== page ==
From albedo to zugunruhe

There was one of the most enjoyable articles I have read in a long time in yesterday’s Review section of the Guardian.

It was one man’s (James Meek) quest to look up and learn every obscure word that he encountered over the past few years.

Meek mentioned a few words that I have come across myself, such as ‘litotes’ and ‘arête’, which briefly made me feel good, but most of them were as much a mystery to me as they were Meek.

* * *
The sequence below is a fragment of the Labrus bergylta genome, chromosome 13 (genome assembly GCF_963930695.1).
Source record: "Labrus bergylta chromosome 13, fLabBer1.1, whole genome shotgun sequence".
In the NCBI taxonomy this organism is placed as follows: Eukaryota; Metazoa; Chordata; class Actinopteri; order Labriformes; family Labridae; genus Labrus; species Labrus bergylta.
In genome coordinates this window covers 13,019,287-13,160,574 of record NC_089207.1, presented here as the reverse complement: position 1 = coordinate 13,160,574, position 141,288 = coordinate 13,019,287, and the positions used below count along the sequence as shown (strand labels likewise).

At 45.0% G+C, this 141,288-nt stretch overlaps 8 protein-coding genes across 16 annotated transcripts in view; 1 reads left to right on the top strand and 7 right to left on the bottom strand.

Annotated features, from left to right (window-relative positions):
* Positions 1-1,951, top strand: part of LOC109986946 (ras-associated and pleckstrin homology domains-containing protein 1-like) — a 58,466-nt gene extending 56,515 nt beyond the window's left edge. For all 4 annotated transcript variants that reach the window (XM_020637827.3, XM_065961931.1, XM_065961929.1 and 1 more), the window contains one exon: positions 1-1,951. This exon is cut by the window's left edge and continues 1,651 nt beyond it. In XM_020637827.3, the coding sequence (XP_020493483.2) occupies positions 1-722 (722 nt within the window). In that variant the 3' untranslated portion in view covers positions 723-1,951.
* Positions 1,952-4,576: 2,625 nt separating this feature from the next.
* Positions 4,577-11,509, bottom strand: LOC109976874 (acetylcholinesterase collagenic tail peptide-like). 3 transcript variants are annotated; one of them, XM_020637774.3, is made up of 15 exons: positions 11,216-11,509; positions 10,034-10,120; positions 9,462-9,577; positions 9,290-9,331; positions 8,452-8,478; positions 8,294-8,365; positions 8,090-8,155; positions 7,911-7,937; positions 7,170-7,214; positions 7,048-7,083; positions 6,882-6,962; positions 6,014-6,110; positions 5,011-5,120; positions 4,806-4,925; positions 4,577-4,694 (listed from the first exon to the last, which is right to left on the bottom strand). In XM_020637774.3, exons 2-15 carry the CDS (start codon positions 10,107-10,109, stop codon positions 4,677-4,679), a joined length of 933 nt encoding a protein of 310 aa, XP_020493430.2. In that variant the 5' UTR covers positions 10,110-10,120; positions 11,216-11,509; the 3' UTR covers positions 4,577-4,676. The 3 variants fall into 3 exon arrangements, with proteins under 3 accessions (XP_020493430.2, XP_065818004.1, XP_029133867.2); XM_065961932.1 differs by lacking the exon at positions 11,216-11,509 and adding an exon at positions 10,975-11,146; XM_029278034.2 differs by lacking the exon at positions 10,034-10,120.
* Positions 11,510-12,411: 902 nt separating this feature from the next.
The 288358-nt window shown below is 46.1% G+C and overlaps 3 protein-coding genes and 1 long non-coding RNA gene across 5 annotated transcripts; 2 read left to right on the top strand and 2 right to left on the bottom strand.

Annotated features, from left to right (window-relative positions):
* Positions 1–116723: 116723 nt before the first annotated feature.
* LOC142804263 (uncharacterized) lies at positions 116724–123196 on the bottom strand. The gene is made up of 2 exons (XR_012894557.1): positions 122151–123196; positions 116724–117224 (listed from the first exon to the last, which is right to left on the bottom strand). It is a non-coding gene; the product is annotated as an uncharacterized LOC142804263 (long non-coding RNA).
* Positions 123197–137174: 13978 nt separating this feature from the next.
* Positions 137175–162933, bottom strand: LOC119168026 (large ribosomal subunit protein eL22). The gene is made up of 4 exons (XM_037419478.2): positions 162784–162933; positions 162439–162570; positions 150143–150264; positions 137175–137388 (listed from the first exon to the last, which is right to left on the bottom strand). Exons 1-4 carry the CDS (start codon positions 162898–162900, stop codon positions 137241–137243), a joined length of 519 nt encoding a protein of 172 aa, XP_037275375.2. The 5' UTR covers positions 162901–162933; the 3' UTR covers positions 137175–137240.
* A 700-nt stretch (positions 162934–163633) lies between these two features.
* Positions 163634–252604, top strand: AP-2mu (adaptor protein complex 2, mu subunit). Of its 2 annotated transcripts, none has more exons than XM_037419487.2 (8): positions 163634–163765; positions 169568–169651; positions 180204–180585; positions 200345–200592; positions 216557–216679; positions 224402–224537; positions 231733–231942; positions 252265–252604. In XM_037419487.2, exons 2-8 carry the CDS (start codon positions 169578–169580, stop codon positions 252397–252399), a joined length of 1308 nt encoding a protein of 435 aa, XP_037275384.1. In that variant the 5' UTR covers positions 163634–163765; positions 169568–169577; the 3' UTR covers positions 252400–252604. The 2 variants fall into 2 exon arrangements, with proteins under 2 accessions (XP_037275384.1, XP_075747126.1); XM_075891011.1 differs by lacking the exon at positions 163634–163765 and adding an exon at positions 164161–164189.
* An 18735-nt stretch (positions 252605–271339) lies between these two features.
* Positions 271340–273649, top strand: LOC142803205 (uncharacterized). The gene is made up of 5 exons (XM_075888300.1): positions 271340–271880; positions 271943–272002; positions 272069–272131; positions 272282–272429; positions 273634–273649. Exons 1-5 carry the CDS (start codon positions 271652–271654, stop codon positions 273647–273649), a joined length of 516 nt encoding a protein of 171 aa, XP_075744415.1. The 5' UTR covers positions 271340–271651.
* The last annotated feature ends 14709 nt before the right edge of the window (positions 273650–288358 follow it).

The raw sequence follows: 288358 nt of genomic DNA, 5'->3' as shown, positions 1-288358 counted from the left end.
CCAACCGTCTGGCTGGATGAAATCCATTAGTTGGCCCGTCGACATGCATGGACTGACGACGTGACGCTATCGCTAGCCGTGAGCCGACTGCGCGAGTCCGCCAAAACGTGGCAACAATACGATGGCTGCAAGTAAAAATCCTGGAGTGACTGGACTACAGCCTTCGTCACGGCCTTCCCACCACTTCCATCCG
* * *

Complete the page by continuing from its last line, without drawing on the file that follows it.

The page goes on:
The title of the article includes two that surely show how diverse and bottomless the English language is.

One point that the writer made, and one I wholly concur with, is that these words should not be lost and need to be remembered and used elsewhere.

I’ve long been of the view that we should use ‘different’ words and not the same, short, boring words to describe things. ‘Hirsute’ has long been one of my favourite words and is much more evocative and enjoyable than hairy.

Equally, I think more people should talk about the ‘antebellum’ period of history, rather than pre-war.

It’s not being posh, arrogant or a snob, simply wanting to keep words alive and not let them die out. Long live the English language!

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